A decision by Prime Minister Benjamin Netanyahu and IDF Chief of Staff Gadi Eisenkot to publically confirm Israeli airstrikes in Syria came under fire Monday from senior government members and even a former politician who held both positions himself.
Ehud Barak's criticism came a day after Netanyahu's abrupt admission that Israel had struck hundreds of Iranian and Hezbollah targets in Syria in recent years, including an arms depot over the weekend. It also followed Eisenkot's confirmation to leading news outlets in the US and UK.
Barak, who previously served as Netanyahu's defense minister, told Army Radio that "exposing (the raids) was completely unnecessary" and increased the chances of deterioration in the already tense Middle East. In fact, Barak insinuated, Netanyahu's considerations in ending Israel's ambiguity on such matters may have been political with the prime minister thinking ahead to the April 9 elections.
Israel has traditionally refrained from commenting about its covert activities for fear of triggering a response and of being drawn into the deadly fighting in neighboring Syria's civil war.
Cabinet ministers also criticized Netanyahu on Monday for confirming the weekend airstrike. The members of his government were caught by surprise by Netanyahu's explicit claim of responsibility for hitting an ammunition warehouse at the Damascus airport, and also hinted at political considerations for the move.
The ministers also warned that Netanyahu's remarks might trigger a major escalation on the Syrian and Iranian fronts, as well as make Russia feel insecure over this unrestrained behavior, leading it to take action against the Jewish state.
"(Netanyahu's remarks) do nothing but create provocation. What good does that do?" the ministers said.
Moreover, a senior minister added, "the prime minister made a decision, due to his own considerations, to cede covert operations and that's a shame. This was an asset that we have now lost."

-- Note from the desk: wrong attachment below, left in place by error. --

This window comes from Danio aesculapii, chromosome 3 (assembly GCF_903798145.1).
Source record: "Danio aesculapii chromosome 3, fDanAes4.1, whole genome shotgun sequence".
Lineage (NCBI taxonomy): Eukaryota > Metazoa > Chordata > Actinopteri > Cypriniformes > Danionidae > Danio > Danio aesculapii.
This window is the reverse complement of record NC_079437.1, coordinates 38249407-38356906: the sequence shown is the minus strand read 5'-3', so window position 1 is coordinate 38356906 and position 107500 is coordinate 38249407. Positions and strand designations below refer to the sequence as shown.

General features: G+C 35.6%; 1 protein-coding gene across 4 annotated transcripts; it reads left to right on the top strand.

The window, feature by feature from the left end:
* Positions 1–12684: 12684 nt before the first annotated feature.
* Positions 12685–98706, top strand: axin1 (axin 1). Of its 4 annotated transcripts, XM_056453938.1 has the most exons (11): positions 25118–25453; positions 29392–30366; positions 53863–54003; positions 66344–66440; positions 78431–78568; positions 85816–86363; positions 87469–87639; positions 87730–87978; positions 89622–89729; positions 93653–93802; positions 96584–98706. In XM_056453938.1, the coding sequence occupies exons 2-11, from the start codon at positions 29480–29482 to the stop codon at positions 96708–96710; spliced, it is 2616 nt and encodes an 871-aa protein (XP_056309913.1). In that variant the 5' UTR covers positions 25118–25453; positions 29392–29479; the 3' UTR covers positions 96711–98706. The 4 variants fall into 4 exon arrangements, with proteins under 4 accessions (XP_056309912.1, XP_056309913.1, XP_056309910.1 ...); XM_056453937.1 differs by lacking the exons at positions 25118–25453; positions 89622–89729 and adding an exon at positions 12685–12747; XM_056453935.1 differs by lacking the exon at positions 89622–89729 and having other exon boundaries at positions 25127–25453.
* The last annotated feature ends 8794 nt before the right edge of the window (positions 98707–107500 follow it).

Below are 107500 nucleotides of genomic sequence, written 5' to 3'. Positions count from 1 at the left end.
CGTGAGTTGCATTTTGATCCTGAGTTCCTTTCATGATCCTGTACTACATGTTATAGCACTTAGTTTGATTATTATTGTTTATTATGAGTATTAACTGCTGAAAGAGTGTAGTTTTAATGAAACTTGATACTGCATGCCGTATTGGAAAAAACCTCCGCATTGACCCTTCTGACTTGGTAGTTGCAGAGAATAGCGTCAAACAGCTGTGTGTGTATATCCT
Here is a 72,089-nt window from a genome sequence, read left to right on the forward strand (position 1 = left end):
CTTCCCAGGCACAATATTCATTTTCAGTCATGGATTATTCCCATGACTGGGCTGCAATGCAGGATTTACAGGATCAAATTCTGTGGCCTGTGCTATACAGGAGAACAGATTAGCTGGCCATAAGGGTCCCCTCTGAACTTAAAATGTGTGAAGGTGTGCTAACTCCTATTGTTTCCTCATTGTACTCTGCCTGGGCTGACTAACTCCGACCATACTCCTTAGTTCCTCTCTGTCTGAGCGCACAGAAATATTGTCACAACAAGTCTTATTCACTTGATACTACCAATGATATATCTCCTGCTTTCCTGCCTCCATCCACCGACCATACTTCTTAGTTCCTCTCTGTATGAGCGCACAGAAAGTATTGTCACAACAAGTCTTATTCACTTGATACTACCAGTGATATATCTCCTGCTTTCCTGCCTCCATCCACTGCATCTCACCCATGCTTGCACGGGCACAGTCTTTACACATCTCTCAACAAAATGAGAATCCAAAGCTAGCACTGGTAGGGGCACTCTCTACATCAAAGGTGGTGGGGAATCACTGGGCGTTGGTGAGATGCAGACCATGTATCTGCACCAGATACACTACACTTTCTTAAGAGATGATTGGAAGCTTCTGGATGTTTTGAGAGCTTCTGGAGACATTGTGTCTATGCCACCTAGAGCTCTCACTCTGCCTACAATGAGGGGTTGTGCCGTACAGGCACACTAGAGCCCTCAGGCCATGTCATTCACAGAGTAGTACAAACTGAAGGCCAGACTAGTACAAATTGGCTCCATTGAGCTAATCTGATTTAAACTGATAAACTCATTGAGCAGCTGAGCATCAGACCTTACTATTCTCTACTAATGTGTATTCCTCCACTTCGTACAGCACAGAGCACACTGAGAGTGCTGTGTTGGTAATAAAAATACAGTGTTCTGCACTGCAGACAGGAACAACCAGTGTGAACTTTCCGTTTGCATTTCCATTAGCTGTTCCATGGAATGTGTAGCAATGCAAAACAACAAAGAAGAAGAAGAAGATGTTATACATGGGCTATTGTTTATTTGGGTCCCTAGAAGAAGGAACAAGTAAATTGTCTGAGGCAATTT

While this is not the first time Israel has assumed responsibility for air strikes in Syria, the Jewish state has never admitted to attacks carried out under the radar, both for operational reasons and to avoid Syrian retaliation.
Nevertheless, there were those who expressed their support for Netanyahu's actions.
"At this time and under these circumstances, we must maximize our operational activities as a means of pressure against Iran and its proxy Hezbollah," said Netanyau ally Transportation Minister Yisrael Katz.
Other officials also claimed that Netanyahu did the right thing, and that his message, which was directed at Iran, was meant to create deterrence.
The officials said Israel had to signal Tehran that it was determined to prevent Iranian entrenchment in Syria, as Iran has been under the impression that Jerusalem was hesitant to act in Syria following the downing of a Russian spy plane in September 2018.
"There are always considerations for and against revealing Israeli activity abroad," said former national security adviser Yaakov Nagel. Netanyahu's admission "highlights that Israel would do everything in its power to prevent Iran from crossing red lines it has to protect its citizens."
Itamar Eichner, Alexandra Lukash and Nir Cohen contributed to this article.